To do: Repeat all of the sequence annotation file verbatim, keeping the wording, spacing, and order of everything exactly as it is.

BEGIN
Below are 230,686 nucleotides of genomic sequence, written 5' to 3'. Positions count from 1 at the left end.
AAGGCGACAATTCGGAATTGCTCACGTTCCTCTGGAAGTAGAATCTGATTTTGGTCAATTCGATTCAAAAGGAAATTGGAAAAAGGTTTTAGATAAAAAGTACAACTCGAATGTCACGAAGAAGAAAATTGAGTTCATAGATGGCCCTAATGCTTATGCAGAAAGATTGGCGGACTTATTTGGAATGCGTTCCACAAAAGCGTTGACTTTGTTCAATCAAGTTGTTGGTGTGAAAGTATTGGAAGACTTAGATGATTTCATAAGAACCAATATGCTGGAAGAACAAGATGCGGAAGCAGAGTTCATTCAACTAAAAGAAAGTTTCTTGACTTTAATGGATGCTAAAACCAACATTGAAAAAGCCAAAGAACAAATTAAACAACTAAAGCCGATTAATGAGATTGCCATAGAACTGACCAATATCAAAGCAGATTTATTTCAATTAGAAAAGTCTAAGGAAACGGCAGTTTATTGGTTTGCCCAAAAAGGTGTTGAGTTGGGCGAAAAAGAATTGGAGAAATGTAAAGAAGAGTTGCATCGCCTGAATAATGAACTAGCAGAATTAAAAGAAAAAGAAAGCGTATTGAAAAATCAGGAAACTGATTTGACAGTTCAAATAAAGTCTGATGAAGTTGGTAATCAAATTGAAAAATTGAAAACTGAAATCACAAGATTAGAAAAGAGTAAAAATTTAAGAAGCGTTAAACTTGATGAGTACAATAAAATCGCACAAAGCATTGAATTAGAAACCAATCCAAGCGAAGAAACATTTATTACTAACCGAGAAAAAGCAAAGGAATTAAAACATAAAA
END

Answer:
Below are 230,686 nucleotides of genomic sequence, written 5' to 3'. Positions count from 1 at the left end.
AAGGCGACAATTCGGAATTGCTCACGTTCCTCTGGAAGTAGAATCTGATTTTGGTCAATTCGATTCAAAAGGAAATTGGAAAAAGGTTTTAGATAAAAAGTACAACTCGAATGTCACGAAGAAGAAAATTGAGTTCATAGATGGCCCTAATGCTTATGCAGAAAGATTGGCGGACTTATTTGGAATGCGTTCCACAAAAGCGTTGACTTTGTTCAATCAAGTTGTTGGTGTGAAAGTATTGGAAGACTTAGATGATTTCATAAGAACCAATATGCTGGAAGAACAAGATGCGGAAGCAGAGTTCATTCAACTAAAAGAAAGTTTCTTGACTTTAATGGATGCTAAAACCAACATTGAAAAAGCCAAAGAACAAATTAAACAACTAAAGCCGATTAATGAGATTGCCATAGAACTGACCAATATCAAAGCAGATTTATTTCAATTAGAAAAGTCTAAGGAAACGGCAGTTTATTGGTTTGCCCAAAAAGGTGTTGAGTTGGGCGAAAAAGAATTGGAGAAATGTAAAGAAGAGTTGCATCGCCTGAATAATGAACTAGCAGAATTAAAAGAAAAAGAAAGCGTATTGAAAAATCAGGAAACTGATTTGACAGTTCAAATAAAGTCTGATGAAGTTGGTAATCAAATTGAAAAATTGAAAACTGAAATCACAAGATTAGAAAAGAGTAAAAATTTAAGAAGCGTTAAACTTGATGAGTACAATAAAATCGCACAAAGCATTGAATTAGAAACCAATCCAAGCGAAGAAACATTTATTACTAACCGAGAAAAAGCAAAGGAATTAAAACATAAAA